In New Zealand, an ID check programme to enable residents to authenticate themselves online for public and private sector services has been dogged by a high failure rate in tests, especially for Maori people who said they had not been consulted, according to local media reports.

Hold Access has tested its digital wallet, Wuna, in the Northern Territory with First Nations people, said Davis.

Wuna — comprising a digital app and a physical card — allows people to store and access their documents and proof of their Indigenous identity remotely and securely, Davis said.

For Puruntatameri, Wuna — an Aboriginal word that means making informed choices — has relieved her of the stress of losing her Aboriginal ID proof.

“Wuna makes it easier for me, for the children to access our IDs, find jobs,” she said.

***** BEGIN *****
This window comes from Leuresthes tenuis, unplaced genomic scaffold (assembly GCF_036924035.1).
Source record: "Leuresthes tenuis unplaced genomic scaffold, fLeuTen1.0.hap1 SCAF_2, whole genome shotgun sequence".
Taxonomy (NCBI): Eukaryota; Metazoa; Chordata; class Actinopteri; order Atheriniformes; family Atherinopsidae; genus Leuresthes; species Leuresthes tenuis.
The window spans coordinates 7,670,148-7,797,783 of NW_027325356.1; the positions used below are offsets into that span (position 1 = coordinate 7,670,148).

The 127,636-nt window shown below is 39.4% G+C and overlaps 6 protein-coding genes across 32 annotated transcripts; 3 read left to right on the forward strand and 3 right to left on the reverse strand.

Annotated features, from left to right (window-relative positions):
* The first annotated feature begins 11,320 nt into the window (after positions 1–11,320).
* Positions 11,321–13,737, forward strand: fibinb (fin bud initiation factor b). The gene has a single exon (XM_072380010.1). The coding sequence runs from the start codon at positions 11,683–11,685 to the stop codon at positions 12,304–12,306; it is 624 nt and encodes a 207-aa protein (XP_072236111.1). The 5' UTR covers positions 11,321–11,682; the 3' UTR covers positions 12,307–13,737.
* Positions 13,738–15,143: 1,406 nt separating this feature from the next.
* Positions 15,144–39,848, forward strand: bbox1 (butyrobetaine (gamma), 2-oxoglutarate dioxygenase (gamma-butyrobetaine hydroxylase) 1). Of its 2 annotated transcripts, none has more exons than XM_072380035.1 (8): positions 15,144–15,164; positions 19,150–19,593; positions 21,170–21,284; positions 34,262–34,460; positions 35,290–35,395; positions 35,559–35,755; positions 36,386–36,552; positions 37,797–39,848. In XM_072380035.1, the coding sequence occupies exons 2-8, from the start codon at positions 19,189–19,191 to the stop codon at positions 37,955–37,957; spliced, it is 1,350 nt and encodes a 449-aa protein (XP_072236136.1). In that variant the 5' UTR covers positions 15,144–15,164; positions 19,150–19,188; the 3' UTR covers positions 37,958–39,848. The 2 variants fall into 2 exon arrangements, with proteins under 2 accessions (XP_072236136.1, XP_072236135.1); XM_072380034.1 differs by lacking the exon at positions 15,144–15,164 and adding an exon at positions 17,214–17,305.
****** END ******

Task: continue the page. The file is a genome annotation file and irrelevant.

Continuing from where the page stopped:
It is essential that Indigenous people can still use traditional or alternative methods of identity, said Lyndon Ormond-Parker, co-chair of the First Nations Digital Inclusion Advisory Group, a government agency.

Although the proposed digital ID is voluntary, “there is a risk that traditional or alternative means will slowly get phased out under the assumption that everyone will use online service delivery,” he said.

Risks aside, there are positives for Indigenous people, too.

“We believe there is a huge opportunity for First Nations people to be part of and shape a digital world that is uniquely our own,” said Ormond-Parker.

Thomson Reuters Foundation